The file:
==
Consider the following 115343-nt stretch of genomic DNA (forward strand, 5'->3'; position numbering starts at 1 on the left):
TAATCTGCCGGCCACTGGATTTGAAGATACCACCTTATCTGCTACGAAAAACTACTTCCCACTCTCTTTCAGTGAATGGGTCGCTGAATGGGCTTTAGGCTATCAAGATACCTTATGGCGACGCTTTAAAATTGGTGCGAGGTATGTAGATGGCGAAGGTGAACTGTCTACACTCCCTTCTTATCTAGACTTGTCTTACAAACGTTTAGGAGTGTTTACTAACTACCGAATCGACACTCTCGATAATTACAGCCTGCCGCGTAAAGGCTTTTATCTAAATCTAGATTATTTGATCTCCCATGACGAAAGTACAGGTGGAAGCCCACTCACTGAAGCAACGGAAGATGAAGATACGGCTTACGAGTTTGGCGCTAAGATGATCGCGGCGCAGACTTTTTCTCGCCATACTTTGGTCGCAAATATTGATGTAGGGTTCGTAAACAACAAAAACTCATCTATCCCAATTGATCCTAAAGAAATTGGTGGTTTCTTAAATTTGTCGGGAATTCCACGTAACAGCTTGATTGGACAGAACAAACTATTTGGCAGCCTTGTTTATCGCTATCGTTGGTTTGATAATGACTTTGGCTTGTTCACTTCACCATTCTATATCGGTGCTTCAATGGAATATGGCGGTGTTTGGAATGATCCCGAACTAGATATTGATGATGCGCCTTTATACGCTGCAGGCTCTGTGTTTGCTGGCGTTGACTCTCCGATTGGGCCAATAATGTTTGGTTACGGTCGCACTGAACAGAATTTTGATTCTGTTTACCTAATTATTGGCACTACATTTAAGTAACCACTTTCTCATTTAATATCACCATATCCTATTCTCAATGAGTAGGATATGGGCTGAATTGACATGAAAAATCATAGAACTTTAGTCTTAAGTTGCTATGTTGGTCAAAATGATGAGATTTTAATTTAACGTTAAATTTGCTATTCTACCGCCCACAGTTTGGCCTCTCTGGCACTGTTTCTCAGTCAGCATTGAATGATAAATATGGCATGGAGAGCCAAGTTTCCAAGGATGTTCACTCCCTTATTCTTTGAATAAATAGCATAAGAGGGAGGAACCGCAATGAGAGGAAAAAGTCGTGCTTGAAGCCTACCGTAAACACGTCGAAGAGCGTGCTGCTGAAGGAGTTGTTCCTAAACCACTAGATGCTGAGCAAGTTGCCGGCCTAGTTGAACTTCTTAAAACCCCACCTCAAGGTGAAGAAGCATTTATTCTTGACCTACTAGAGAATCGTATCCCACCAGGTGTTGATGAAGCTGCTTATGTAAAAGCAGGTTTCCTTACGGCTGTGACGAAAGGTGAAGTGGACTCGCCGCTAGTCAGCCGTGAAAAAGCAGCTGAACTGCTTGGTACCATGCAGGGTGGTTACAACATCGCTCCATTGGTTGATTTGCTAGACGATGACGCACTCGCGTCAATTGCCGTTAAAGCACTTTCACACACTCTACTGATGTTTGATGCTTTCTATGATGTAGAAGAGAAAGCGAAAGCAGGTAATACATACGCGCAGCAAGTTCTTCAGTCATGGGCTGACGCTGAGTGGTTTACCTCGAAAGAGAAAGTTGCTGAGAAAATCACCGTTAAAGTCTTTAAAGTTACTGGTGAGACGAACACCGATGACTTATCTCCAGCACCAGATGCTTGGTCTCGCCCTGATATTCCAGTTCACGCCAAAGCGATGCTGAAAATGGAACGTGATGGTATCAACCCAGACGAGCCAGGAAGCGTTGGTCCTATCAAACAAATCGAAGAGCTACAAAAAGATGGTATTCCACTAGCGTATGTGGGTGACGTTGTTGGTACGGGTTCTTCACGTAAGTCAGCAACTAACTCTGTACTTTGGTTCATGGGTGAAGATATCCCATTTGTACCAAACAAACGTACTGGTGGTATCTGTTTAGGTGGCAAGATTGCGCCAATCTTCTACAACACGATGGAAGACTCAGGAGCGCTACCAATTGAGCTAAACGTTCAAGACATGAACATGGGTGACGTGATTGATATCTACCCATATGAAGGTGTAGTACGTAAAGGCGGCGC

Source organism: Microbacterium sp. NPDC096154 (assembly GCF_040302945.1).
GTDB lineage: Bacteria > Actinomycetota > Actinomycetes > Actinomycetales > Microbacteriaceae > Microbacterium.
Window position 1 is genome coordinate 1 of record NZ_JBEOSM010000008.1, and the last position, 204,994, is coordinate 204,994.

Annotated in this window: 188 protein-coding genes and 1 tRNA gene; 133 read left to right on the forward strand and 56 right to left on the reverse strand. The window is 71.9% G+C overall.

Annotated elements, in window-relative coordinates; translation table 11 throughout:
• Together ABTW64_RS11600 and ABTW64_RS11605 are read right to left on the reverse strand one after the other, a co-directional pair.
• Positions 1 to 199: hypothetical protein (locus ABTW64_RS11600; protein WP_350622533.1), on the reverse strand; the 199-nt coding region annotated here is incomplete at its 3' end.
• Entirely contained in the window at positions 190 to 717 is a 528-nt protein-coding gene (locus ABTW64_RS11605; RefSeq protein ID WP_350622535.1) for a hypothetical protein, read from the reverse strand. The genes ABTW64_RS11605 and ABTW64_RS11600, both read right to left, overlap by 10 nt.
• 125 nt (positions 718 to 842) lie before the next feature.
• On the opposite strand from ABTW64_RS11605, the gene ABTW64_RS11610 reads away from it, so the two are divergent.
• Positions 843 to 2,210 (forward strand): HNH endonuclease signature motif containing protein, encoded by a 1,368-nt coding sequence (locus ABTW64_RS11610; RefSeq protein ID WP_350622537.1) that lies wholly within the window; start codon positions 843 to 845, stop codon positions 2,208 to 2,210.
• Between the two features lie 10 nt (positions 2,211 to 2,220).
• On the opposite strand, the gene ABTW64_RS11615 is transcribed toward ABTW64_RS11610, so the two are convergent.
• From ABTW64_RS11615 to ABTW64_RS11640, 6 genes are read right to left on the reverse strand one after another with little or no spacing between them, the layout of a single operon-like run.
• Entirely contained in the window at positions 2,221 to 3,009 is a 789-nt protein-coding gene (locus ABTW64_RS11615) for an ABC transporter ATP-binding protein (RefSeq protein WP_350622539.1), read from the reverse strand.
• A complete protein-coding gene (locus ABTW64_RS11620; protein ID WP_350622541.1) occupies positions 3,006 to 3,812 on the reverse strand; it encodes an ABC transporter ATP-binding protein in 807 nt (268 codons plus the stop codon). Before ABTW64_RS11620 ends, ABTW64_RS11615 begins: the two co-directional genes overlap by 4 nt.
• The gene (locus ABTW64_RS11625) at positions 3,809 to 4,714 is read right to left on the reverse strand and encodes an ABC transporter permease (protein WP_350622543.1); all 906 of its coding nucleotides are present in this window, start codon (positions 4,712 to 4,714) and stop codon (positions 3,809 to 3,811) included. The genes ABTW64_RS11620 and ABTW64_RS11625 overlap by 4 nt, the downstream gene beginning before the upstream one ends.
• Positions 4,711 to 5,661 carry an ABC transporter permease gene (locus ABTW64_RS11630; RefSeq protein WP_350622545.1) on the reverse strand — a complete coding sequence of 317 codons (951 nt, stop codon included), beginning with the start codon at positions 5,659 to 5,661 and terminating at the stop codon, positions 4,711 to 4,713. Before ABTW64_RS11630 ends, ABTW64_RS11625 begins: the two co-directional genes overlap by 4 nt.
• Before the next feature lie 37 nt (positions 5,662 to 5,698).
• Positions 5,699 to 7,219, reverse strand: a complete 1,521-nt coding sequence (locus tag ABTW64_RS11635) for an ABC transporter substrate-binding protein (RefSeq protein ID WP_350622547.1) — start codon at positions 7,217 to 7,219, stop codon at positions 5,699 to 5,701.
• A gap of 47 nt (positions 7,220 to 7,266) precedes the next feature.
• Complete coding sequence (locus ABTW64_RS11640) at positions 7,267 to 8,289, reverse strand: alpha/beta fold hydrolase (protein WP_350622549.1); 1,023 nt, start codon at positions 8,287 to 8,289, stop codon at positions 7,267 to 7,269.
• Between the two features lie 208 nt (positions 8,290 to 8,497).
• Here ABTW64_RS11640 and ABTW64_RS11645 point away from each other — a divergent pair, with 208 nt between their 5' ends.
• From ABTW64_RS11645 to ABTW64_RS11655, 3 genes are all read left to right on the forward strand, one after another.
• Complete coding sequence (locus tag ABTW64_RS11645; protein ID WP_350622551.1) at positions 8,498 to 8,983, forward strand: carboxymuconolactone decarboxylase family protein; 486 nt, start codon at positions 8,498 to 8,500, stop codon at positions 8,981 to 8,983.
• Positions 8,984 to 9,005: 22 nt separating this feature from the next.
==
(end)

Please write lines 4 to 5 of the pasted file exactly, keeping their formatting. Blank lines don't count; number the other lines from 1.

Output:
GTDB lineage: Bacteria > Actinomycetota > Actinomycetes > Actinomycetales > Microbacteriaceae > Microbacterium.
Window position 1 is genome coordinate 1 of record NZ_JBEOSM010000008.1, and the last position, 204,994, is coordinate 204,994.